City workshop outlines updated zoning changes

May 10—City of Huntsville building officials have presented a proposed new zoning ordinance plan to act like a roadmap, guiding how the community develops over time, making sure rules and regulations are organized and work well with everyone who lives here. According to the workshop held Tuesday before the regular city council meeting.

City Building Official Kevin Byal presented the workshop, noting that council approved a Comprehensive Plan update in 2020 with the intention of expanding the zoning districts. He added that in 2022, Council directed staff to pursue updating zoning districts and associated regulations.

City Manager Aron Kulhavy said the city is ready to go with the current version of the proposed zoning districts.

"With this project and getting us to where we are at now, and where we want to be going forward, there is a lot of work and a lot of cost," Kulhavy said. "We can start with whatever we want to on this. Whatever we begin in the process as we go through the hearing, we can cut out pieces and we can make changes to it. If we cut stuff out now before the process even begins and want to add it in later, there's a lot of things that could trigger starting the whole entire process all over again."

Current development districts are divided into four — Management, Neighborhood Conservation, Downtown and Planned Development.

In the proposed 2023 zoning changes, there were 11 zoning districts. That effort failed to pass City Council Tuesday, Sept. 5, with a vote of 5-3, with then-Mayor Andy Brauninger, current Mayor Russell Humphrey, and current Mayor Pro Tem Vicki McKenzie voting for the change.

The new proposal includes consolidated districts from 11 to eight, with three residential, three commercial, and two special districts. The Residential Districts are comprised of Medium Density Residential — single-family residential uses as typical in-city densities and size; High Density Residential — multi-family residential/apartments; and Simple Living Residential — for small lot design in a variety of structure types and arrangements including manufactured homes, recreation vehicle parks, tiny homes and cottage courts.

For the commercial and mixed districts, the city is proposing Industrial, Mixed Use and Downtown. Special Districts will include Public and Institutional which includes no zoning regulatory authorities; and Planned Developments that require Council approval.

The overlay districts, a special set of requirements on top of regular base zoning rules for specific areas, will add a layer of guidelines that focus on protecting the character of given areas and limiting uses that could negatively impact surrounding elements.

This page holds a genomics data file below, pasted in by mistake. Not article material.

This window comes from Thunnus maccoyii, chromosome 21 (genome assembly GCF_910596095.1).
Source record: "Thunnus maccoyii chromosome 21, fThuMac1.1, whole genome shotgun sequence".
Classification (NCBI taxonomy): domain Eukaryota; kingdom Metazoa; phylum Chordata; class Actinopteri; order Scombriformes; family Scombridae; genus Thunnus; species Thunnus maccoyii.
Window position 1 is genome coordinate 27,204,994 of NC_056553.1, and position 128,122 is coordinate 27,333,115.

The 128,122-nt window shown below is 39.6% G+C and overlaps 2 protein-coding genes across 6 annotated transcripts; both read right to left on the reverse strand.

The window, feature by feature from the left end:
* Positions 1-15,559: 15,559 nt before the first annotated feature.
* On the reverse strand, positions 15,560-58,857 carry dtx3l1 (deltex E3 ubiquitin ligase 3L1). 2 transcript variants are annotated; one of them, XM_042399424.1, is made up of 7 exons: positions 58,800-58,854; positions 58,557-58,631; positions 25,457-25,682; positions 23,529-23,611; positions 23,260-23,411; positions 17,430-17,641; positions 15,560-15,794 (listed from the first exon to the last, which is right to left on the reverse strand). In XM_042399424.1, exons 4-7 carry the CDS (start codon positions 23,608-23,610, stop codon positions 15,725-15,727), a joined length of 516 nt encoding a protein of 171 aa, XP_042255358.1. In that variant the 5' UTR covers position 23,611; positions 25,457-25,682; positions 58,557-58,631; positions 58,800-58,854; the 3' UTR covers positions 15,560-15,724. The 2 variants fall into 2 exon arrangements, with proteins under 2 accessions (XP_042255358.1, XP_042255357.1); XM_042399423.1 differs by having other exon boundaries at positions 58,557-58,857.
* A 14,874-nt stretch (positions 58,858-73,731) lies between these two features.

The four proposed overlays are Residential Protection Overlay, I-45 Overlay, Veterans Memorial Overlay and Airport Overlay.

Over 6,500 notices went out and we only had 20 speak at the meetings, Byal said.

"This isn't a land grab," Byal said. "It doesn't take away or stop use of a property. This effort only says where (developers) can build."

Byal said the 6,500 property owners in Huntsville should receive two notices of a hearing, one for Planning Commission and one for City Council.

"We are growing and I like that line 'Let's grow with certainty and predictability'," Byal said.

Ward 1 Councilmember Tore Fossum questioned about the zoning and overlays prohibiting his income as a homeowner.

"If you are in that neighborhood protection overlay, then you are correct, it would prohibit you from renting out a room," Byal said. "When that Neighborhood Protection Overlay was created, those homeowners didn't want students or student housing in their neighborhood."

Fossum explained that the loss of value is in the possible income, not in the tax value.

Byal explained that current zoning without the protection overlay is allowed to rent rooms.

Even with the new ordinance, that overlay area will not affect those rules for preexisting properties.

"Zoning is bad and kills economic activity," Byal said. "Developers are looking for these rules."

Ward 2 Councilmember Casey Cox said that property owners still have the right to file plans and proposals to get a zoning change.

Byal confirmed that was correct. There are steps in place for changes to zoning in place from filing plans, to going before Planning Commission for recommendation, and then to Council for approval, with legal procedures to follow.

"We met with 40 different property owners and listened to their requests and were able to make the reasonable changes that made sense," Byal said.

The 40-minute workshop wrapped up with Byal repeating that anything removed at this point and needed to be added back into the proposed changes, then the entire process would have to start over.

The next step in the process of beginning the zoning changes is for Council to authorize staff to begin.

There was no indication of a time frame in the workshop.

Contact Brenda Poe at